Presentation on theme: "Physical development and the implications of sensory and neurological disabilities Dr Karl .R. Wall DOS-2009-2010."— Presentation transcript:
1 Physical development and the implications of sensory and neurological disabilities Dr Karl .R. WallDOS
2 (1) IntroductionThe nature of human developmentBrains, eyes and seeing-an introduction(2) Observed developmentHow do ‘typical’ children develop and when?Typical development -milestonesV I development – neurological aspects -milestones(3) Explaining development – theories and issues
3 Four dimensionsPhysical developmentSocial and emotional developmentThinking skillsCommunication skills
4 Using web based resources Using a web based resource e.g. 1:We will go to the various sites in turn:Parts of the UNSW Embryology siteIssues in relation to using images for study purposes:Citing the web source and time of downloadCopyright vs commons licenceNote any adaptationMake a live hyper-link so source can be accessed directlyUse the actual website (not downloaded images and text) as a normal userYou may need permission to:Use the imageDistribute the image as a paper print outTo adapt it
15 Visual processing of moving targets… Secondary motor areaPrimary motor areaPrimary sensory areaEye movement controlVisual processing of moving targets…Motor speech areaSecondary sensory areaVisual areaFace processing areaPrimary auditory areaSecondary auditory area
18 The sensory homunculus Brains etc…The sensory homunculusHipTrunkArmHandFootFaceTongueLarynx
19 0 – 5 months: ‘typical’ development From upper part of Figure 10 p64 of Herbert, M. (2003) Typical and Atypical Development. Oxford: BPS Blackwell.
20 5 months – 1 year: ‘typical’ development From lower part of Figure 10 p64 of Herbert, M. (2003) Typical and Atypical Development. Oxford: BPS Blackwell.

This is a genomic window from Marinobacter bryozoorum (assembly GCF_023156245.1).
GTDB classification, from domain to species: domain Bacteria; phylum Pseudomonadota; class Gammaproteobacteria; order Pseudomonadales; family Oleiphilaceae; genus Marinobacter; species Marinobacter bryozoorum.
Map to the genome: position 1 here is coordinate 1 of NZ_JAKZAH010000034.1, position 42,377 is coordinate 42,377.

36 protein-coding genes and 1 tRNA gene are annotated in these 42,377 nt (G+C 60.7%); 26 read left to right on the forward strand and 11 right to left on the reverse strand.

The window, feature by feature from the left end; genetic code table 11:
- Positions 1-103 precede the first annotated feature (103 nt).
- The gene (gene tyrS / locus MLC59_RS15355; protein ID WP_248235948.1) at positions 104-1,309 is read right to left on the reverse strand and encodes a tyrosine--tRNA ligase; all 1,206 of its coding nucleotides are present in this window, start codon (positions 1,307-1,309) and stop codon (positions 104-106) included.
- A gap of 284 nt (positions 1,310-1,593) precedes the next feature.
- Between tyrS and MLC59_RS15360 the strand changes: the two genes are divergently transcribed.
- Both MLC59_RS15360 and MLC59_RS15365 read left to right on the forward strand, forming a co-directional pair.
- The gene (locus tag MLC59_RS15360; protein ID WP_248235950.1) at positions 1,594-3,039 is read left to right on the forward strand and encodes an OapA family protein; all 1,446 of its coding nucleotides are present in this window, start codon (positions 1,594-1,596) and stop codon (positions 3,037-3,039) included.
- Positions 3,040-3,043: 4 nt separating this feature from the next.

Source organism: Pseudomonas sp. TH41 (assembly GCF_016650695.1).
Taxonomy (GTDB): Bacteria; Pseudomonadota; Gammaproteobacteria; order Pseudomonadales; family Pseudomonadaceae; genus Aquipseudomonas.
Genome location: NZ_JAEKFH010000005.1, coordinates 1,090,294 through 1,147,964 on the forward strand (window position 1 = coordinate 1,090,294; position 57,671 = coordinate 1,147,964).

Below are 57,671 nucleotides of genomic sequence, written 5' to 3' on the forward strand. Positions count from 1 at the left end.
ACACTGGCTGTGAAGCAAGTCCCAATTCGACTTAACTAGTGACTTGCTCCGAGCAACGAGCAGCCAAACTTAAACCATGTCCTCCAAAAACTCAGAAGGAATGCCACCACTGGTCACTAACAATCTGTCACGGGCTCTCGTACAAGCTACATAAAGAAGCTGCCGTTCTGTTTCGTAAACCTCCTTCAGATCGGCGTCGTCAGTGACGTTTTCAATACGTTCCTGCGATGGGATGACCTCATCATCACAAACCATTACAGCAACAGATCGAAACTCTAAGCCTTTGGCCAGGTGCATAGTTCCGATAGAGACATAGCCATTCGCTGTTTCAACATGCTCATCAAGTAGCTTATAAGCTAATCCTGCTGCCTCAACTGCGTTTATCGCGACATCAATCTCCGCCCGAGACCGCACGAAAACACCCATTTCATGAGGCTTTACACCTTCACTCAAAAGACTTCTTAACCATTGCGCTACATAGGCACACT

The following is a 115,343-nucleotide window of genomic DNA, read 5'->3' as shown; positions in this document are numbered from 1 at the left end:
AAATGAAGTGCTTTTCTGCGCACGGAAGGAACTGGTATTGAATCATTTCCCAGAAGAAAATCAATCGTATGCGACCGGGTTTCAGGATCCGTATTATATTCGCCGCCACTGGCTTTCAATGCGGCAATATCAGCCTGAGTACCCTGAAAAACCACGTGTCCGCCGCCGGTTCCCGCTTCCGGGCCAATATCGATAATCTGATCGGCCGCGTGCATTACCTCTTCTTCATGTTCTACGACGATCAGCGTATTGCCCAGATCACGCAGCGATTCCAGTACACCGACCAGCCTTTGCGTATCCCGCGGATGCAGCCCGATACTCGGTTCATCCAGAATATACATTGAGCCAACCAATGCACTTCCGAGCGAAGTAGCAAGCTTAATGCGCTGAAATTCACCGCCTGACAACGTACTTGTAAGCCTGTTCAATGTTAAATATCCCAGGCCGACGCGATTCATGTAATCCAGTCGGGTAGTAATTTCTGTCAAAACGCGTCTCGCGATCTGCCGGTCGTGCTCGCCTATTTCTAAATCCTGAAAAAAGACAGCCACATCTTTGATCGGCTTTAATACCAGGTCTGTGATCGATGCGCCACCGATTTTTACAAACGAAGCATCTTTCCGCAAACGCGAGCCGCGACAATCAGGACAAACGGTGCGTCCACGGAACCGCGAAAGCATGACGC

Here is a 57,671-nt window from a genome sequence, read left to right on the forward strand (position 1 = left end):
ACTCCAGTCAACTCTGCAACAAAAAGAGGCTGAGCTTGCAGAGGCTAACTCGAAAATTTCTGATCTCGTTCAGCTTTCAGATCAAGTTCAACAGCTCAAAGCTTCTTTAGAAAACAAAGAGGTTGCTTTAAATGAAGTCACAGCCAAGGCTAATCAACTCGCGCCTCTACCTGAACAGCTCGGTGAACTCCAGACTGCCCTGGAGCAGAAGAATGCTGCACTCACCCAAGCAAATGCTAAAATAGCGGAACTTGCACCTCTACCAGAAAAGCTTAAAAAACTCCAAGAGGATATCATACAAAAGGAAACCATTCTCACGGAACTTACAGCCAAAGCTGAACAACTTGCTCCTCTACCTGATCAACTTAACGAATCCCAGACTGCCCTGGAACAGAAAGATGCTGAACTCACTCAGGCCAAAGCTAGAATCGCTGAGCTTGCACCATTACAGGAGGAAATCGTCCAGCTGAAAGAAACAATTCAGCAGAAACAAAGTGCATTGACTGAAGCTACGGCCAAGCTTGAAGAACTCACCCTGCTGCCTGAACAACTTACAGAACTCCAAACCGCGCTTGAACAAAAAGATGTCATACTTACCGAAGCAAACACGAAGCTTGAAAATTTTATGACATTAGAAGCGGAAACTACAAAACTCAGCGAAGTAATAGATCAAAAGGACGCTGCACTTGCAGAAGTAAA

21 12 mths – 18 mths: ‘typical’ development. From upper part of Figure 18 p154 of Herbert, M. (2003) Typical and Atypical Development. Oxford: BPS Blackwell.
22 18 mths – 60 mths: ‘typical’ development From lower part of Figure 18 p154 of Herbert, M. (2003) Typical and Atypical Development. Oxford: BPS Blackwell.
23 Variation and range in milestones From Table 4 ‘Ages when motor skills are achieved’ p95 of Herbert, M. (2003) Typical and Atypical Development. Oxford: BPS Blackwell.
24 A health warning!Apart from what a child ‘does’, we need to take account of:The characteristics of a particular childTheir immediate environmentTheir family context and its social natureTheir cultural context: social implicationsHow the same child varies by setting
25 …and another health warning! More broadly we need to be mindful of:How the developmental course varies for different individuals in:similar settingsdifferent settingswith the same peoplewith different people
26 OK!... Another warning! We always need to ask: ‘How our developmental expectations affect our interpretation of what we observe?’‘How the expectations of others may affect their interpretation of what they observe?’
27 Kathleen Berger (2000)The typical (usual) patterns of growth and change are ones everyone follows to some degree but no one follows exactly
28 Typical and atypical development Five broad groups of contexts linking typical and atypical children:1 Delayed development2 Atypical development3 Compensatory development4 Absence of development5 Typical behaviour displayed by atypical children
29 Atypical development 1 1 Delayed development Development is slower than typically developing children. Similar processes are shared, involving the same stages. Atypical children may not develop to the same extentBased on Herbert, M. (2003) ‘Typical and Atypical Development’ Oxford: BPS Blackwell. p.xiii